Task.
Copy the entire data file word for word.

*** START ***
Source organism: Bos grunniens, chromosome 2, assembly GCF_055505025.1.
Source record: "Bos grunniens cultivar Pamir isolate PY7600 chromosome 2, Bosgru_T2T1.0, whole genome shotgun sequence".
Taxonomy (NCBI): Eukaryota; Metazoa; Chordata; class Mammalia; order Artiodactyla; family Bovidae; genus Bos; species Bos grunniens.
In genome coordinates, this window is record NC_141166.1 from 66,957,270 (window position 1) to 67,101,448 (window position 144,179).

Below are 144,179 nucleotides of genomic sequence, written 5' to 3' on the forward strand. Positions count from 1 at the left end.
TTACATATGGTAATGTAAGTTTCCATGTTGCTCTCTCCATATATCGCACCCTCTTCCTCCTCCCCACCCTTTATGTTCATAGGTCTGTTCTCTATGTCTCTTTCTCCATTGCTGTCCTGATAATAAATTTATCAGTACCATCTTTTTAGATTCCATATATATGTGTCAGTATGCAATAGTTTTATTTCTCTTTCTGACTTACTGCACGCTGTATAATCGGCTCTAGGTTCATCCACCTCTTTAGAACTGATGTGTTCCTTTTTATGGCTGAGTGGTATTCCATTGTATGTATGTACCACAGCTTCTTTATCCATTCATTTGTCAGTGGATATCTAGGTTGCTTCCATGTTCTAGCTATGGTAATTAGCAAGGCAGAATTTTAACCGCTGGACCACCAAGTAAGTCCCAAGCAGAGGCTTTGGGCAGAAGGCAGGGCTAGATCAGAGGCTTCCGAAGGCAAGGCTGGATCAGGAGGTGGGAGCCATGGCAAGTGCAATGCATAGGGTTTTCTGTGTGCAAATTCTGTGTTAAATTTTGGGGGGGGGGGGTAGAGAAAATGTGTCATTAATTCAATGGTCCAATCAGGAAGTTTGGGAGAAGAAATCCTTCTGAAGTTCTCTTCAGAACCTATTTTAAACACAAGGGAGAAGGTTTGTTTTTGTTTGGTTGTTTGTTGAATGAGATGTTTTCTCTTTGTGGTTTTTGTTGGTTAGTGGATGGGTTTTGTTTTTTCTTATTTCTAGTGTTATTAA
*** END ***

Source organism: Bos grunniens, chromosome 2, assembly GCF_055505025.1.
Source record: "Bos grunniens cultivar Pamir isolate PY7600 chromosome 2, Bosgru_T2T1.0, whole genome shotgun sequence".
Taxonomy (NCBI): Eukaryota; Metazoa; Chordata; class Mammalia; order Artiodactyla; family Bovidae; genus Bos; species Bos grunniens.
In genome coordinates, this window is record NC_141166.1 from 66,957,270 (window position 1) to 67,101,448 (window position 144,179).

Below are 144,179 nucleotides of genomic sequence, written 5' to 3' on the forward strand. Positions count from 1 at the left end.
TTACATATGGTAATGTAAGTTTCCATGTTGCTCTCTCCATATATCGCACCCTCTTCCTCCTCCCCACCCTTTATGTTCATAGGTCTGTTCTCTATGTCTCTTTCTCCATTGCTGTCCTGATAATAAATTTATCAGTACCATCTTTTTAGATTCCATATATATGTGTCAGTATGCAATAGTTTTATTTCTCTTTCTGACTTACTGCACGCTGTATAATCGGCTCTAGGTTCATCCACCTCTTTAGAACTGATGTGTTCCTTTTTATGGCTGAGTGGTATTCCATTGTATGTATGTACCACAGCTTCTTTATCCATTCATTTGTCAGTGGATATCTAGGTTGCTTCCATGTTCTAGCTATGGTAATTAGCAAGGCAGAATTTTAACCGCTGGACCACCAAGTAAGTCCCAAGCAGAGGCTTTGGGCAGAAGGCAGGGCTAGATCAGAGGCTTCCGAAGGCAAGGCTGGATCAGGAGGTGGGAGCCATGGCAAGTGCAATGCATAGGGTTTTCTGTGTGCAAATTCTGTGTTAAATTTTGGGGGGGGGGGGTAGAGAAAATGTGTCATTAATTCAATGGTCCAATCAGGAAGTTTGGGAGAAGAAATCCTTCTGAAGTTCTCTTCAGAACCTATTTTAAACACAAGGGAGAAGGTTTGTTTTTGTTTGGTTGTTTGTTGAATGAGATGTTTTCTCTTTGTGGTTTTTGTTGGTTAGTGGATGGGTTTTGTTTTTTCTTATTTCTAGTGTTATTAA